"I remember him, sir! The fattest gentleman as ever I see, and the heaviest customer as ever I drove. Yes, yes--I call him to mind, sir! We DID go to the station, and it WAS from Forest Road. There was a parrot, or summat like it, screeching in the window. The gentleman was in a mortal hurry about the lady's luggage, and he gave me a handsome present for looking sharp and getting the boxes."

Getting the boxes! I recollected immediately that Laura's own account of herself on her arrival in London described her luggage as being collected for her by some person whom Count Fosco brought with him to the station. This was the man.

"Did you see the lady?" I asked. "What did she look like? Was she young or old?"

"Well, sir, what with the hurry and the crowd of people pushing about, I can't rightly say what the lady looked like. I can't call nothing to mind about her that I know of excepting her name."

"You remember her name?"

"Yes, sir. Her name was Lady Glyde."

"How do you come to remember that, when you have forgotten what she looked like?"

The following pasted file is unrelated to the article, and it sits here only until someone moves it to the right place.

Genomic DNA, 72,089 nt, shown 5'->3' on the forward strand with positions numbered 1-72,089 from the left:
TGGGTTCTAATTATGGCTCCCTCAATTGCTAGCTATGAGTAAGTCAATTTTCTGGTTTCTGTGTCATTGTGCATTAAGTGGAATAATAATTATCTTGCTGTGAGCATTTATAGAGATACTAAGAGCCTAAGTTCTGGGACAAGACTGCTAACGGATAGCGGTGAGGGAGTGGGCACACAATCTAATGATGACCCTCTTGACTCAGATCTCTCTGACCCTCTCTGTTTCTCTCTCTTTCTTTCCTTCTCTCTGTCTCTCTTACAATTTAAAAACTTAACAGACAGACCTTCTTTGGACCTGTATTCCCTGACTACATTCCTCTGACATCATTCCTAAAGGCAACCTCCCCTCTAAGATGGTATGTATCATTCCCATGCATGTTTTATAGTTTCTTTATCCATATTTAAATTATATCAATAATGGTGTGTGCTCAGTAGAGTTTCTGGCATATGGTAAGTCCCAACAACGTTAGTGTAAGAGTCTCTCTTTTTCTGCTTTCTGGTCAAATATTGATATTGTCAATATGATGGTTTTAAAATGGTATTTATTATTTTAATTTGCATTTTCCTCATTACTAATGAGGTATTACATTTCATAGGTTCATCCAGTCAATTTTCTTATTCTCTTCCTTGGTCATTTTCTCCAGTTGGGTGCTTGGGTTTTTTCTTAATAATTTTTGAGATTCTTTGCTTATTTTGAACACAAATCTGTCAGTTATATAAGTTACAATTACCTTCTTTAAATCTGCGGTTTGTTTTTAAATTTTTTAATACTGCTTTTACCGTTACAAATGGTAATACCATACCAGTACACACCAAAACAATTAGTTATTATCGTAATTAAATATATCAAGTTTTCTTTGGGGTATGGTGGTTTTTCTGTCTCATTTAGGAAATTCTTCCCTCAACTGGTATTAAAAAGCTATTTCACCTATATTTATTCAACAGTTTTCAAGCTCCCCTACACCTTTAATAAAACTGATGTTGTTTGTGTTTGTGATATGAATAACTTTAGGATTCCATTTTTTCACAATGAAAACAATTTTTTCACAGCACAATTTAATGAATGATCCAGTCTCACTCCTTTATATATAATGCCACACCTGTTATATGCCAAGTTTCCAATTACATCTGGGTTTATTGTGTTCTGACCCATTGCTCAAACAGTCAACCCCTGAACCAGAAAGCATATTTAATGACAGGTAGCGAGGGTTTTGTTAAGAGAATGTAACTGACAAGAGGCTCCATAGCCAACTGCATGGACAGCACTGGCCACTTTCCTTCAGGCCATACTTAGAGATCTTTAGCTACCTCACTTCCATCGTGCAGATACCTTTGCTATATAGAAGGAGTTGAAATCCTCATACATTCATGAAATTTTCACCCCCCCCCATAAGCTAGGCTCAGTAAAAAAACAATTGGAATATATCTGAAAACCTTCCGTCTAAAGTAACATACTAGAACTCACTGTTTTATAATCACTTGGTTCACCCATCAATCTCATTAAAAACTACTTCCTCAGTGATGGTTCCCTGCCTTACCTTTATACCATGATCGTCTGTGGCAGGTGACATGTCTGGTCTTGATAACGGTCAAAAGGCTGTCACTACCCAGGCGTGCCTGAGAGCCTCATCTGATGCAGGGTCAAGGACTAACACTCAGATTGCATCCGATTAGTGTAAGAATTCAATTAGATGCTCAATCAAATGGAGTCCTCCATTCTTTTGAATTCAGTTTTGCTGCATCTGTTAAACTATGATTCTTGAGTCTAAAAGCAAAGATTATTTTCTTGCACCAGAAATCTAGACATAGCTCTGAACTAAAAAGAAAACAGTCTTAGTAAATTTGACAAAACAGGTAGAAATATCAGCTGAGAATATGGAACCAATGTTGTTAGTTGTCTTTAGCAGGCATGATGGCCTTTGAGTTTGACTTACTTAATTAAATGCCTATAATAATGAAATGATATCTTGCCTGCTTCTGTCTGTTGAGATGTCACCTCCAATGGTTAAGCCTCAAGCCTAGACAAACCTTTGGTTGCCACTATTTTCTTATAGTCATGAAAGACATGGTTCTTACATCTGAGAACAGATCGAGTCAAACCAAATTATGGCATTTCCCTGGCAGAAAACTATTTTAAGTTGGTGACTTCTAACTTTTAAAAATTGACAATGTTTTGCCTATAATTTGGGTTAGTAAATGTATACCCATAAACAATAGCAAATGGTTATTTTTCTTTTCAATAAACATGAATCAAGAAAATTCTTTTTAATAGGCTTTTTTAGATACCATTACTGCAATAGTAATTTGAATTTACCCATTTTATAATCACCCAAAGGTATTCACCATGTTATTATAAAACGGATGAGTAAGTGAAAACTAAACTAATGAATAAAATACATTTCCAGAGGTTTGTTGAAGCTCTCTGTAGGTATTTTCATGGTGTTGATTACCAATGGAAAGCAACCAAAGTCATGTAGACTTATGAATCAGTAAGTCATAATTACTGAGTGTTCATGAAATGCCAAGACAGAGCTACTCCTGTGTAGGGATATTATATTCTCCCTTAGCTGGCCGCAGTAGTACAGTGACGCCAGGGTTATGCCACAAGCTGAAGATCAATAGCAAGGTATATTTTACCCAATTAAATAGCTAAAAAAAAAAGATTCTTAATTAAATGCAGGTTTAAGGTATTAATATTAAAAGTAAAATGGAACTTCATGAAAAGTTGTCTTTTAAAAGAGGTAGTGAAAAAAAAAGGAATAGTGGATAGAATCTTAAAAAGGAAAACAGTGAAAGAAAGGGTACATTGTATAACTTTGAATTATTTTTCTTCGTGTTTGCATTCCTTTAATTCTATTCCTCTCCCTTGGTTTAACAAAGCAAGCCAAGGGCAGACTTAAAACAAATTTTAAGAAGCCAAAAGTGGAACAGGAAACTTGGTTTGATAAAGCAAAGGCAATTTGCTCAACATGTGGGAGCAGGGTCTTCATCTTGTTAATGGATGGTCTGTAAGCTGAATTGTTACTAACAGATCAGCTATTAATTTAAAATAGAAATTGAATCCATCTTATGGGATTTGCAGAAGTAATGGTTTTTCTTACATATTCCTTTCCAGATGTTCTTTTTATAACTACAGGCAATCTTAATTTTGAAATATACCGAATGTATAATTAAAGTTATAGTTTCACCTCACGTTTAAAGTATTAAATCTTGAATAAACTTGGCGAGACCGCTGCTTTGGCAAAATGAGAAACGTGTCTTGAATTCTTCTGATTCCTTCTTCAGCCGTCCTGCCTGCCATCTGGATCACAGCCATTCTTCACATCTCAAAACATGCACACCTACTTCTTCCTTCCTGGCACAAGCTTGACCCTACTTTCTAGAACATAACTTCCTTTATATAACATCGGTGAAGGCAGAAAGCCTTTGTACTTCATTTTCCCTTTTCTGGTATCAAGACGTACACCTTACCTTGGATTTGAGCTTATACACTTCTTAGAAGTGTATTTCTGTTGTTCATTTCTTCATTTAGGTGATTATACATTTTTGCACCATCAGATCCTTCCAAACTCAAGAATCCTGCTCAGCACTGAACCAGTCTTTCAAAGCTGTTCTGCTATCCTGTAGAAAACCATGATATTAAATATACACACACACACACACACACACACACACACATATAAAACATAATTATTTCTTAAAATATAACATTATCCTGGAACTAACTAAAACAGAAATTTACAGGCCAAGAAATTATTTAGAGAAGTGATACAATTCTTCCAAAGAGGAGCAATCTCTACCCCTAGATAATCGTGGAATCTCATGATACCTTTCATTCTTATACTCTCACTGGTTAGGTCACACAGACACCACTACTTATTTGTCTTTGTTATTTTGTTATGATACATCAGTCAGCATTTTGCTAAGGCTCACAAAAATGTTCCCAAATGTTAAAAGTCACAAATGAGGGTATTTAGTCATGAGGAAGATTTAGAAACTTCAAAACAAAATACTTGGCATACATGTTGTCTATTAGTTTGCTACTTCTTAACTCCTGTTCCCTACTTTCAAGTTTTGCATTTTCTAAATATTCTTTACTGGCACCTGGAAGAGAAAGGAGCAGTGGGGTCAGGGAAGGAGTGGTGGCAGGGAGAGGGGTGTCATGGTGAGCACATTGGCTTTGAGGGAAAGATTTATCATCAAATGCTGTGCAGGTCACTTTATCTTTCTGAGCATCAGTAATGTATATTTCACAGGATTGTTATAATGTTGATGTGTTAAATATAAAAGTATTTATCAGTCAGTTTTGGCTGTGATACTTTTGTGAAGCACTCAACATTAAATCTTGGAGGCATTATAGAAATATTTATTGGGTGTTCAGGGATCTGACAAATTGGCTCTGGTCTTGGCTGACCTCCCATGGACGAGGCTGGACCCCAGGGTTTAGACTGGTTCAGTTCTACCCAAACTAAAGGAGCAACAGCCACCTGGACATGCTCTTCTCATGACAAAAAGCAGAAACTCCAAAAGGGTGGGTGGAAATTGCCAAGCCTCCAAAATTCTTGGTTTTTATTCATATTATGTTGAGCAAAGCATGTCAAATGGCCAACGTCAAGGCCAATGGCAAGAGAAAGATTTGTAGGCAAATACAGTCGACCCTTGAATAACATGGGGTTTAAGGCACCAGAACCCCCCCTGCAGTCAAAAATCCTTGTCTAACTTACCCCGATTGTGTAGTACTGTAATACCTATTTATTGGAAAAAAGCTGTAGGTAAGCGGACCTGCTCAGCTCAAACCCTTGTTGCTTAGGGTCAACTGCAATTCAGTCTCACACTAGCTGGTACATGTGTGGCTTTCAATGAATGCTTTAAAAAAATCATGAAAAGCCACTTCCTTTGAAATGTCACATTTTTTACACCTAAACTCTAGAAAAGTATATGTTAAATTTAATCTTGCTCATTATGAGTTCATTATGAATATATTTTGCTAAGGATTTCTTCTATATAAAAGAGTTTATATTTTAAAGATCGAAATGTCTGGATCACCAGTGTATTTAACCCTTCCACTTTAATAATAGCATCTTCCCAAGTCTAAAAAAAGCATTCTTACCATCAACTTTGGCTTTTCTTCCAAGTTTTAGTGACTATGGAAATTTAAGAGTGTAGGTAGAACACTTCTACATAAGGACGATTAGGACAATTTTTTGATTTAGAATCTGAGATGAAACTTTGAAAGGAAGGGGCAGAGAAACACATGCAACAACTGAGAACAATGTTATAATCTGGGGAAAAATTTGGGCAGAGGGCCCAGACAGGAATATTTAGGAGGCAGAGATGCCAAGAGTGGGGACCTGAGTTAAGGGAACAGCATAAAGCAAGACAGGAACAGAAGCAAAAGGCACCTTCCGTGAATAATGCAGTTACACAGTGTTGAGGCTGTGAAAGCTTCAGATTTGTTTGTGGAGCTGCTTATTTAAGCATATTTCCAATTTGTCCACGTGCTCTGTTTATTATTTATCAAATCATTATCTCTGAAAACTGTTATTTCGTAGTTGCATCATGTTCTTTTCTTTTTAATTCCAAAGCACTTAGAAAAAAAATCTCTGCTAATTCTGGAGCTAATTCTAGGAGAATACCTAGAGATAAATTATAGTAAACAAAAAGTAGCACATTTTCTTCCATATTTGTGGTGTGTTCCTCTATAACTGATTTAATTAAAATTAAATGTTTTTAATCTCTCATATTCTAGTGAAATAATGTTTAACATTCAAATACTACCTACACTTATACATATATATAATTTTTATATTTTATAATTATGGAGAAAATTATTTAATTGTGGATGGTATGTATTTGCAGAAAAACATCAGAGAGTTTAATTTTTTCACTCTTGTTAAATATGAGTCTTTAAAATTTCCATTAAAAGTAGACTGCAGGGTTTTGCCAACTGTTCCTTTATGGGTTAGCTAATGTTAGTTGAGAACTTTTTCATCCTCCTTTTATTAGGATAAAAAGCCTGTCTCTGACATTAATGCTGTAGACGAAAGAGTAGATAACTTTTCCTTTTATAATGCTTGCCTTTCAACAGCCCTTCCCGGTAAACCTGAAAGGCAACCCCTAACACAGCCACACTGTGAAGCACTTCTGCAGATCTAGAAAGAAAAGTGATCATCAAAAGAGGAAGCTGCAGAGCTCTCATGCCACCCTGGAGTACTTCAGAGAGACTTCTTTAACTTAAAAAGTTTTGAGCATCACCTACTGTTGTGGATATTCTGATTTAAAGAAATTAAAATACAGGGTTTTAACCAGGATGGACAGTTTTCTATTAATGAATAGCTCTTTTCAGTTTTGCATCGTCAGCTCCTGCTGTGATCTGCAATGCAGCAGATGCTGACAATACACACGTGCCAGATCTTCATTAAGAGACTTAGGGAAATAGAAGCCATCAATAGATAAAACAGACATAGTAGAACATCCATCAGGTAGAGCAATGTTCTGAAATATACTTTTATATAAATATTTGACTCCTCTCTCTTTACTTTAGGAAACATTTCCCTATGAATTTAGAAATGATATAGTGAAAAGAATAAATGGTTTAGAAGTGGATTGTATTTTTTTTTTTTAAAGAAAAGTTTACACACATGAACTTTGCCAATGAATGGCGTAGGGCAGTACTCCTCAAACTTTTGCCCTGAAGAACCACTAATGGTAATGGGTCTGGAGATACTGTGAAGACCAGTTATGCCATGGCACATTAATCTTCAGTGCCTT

The man smiled, and shifted his feet in some little embarrassment.

"Why, to tell you the truth, sir," he said, "I hadn't been long married at that time, and my wife's name, before she changed it for mine, was the same as the lady's--meaning the name of Glyde, sir. The lady mentioned it herself. 'Is your name on your boxes, ma'am?' says I. 'Yes,' says she, 'my name is on my luggage--it is Lady Glyde.' 'Come!' I says to myself, 'I've a bad head for gentlefolks' names in general--but THIS one comes like an old friend, at any rate.' I can't say nothing about the time, sir, it might be nigh on a year ago, or it mightn't. But I can swear to the stout gentleman, and swear to the lady's name."

There was no need that he should remember the time--the date was positively established by his master's order-book. I felt at once that the means were now in my power of striking down the whole conspiracy at a blow with the irresistible weapon of plain fact. Without a moment's hesitation, I took the proprietor of the livery stables aside and told him what the real importance was of the evidence of his order-book and the evidence of his driver. An arrangement to compensate him for the temporary loss of the man's services was easily made, and a copy of the entry in the book was taken by myself, and certified as true by the master's own signature. I left the livery stables, having settled that John Owen was to hold himself at my disposal for the next three days, or for a longer period if necessity required it.